RICHMOND, Va. -- Bob McDonnell's conviction on corruption charges was upheld by the 4th Circuit Court of Appeals in Richmond. McDonnell can now appeal the ruling to the U.S. Supreme Court. Barring a stay by the U.S. Supreme Court or the 4th Circuit Court of Appeals, McDonnell would likely be ordered to report to federal prison later this year.
"I am greatly disappointed with the Court’s decision today. During my nearly 40 years of public service, I have never violated my oath of office nor disregarded the law. I remain highly confident in the justice system and the grace of our God that full vindication will come in time. I remain very blessed to have the unwavering support of my family and great friends which continues to sustain me," McDonell said in a statement.
"We are disappointed with the Court’s decision affirming Governor McDonnell’s convictions," McDonnell's legal team added. "We will review the opinion carefully and continue to pursue all legal options. The fight for justice for our client is far from over."
“We are pleased with today’s ruling affirming the conviction of former Virginia governor Robert F. McDonnell," U.S. Attorney Dana Boente wrote in a statement. "I would like to thank the appellate team for their efforts on this very challenging case... I would also like to thank special agents with the FBI’s Richmond Division, the Virginia State Police, and IRS-Criminal Investigations for their hard work and commitment to this case.”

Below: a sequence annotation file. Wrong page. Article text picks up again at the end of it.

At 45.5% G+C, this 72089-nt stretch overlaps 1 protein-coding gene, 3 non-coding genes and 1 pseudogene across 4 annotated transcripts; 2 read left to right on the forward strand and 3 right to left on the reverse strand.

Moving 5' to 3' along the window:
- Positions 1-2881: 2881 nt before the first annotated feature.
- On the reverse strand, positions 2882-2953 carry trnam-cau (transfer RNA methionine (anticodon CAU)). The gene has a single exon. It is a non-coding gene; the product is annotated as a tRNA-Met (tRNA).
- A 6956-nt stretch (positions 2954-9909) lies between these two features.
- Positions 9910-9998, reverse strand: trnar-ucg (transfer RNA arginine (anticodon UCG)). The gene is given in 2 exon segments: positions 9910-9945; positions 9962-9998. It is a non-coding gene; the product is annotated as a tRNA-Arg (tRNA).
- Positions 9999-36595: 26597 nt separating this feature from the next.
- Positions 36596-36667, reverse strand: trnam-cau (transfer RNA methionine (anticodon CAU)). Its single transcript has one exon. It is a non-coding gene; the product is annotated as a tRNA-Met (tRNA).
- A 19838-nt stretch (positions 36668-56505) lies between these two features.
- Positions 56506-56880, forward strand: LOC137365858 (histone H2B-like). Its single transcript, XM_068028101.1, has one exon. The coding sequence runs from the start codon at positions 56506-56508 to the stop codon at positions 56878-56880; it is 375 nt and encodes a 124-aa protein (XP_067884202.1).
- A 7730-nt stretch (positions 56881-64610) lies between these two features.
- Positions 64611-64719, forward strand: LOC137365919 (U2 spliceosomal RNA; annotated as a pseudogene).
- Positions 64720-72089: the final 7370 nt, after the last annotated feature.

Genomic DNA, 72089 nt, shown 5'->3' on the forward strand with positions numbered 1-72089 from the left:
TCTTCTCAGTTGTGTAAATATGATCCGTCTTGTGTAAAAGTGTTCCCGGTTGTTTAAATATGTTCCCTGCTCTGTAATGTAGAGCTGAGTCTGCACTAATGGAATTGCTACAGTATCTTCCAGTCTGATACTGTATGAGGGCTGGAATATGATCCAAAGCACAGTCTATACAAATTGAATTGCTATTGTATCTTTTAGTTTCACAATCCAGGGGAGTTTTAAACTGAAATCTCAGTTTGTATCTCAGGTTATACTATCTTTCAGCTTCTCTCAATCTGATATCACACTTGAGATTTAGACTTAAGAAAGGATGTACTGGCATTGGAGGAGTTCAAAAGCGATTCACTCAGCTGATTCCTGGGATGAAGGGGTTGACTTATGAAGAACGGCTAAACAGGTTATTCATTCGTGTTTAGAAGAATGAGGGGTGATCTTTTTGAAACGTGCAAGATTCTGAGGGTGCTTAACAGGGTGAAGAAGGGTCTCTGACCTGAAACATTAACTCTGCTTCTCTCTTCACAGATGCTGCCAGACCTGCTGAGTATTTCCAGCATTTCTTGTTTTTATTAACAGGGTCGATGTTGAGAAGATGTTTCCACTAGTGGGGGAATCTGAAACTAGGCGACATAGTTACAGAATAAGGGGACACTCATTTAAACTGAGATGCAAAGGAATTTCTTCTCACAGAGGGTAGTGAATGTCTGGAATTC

During his appeal hearing in May, McDonnell’s legal team and government prosecutors spent 30 minutes presenting arguments to a panel of three judges. The panel also challenged each side’s arguments throughout the hearing. Both sides entered hundreds of pages of legal briefs to the appeals court. One of the main disputes raised by both parties in the briefs was over what constitutes an “official act” by a politician and how the court defined that term to jury members during McDonnell’s trial last year.
McDonnell’s lawyers argued their client never promised anything tangible to political donor Jonnie Williams in exchange for the gifts and loans he gave the McDonnell family. Therefore, they argued, McDonnell never gave Williams any special treatment. Government prosecutors disagree with that argument. They countered Governor McDonnell never denied accepting gifts from Williams and the jury obviously saw a corrupt “quid pro quo” since they convicted McDonnell of the majority of the corruption charges he faced.
In January, Bob McDonnell was sentenced to two years in prison after he was convicted on 11 counts of public corruption.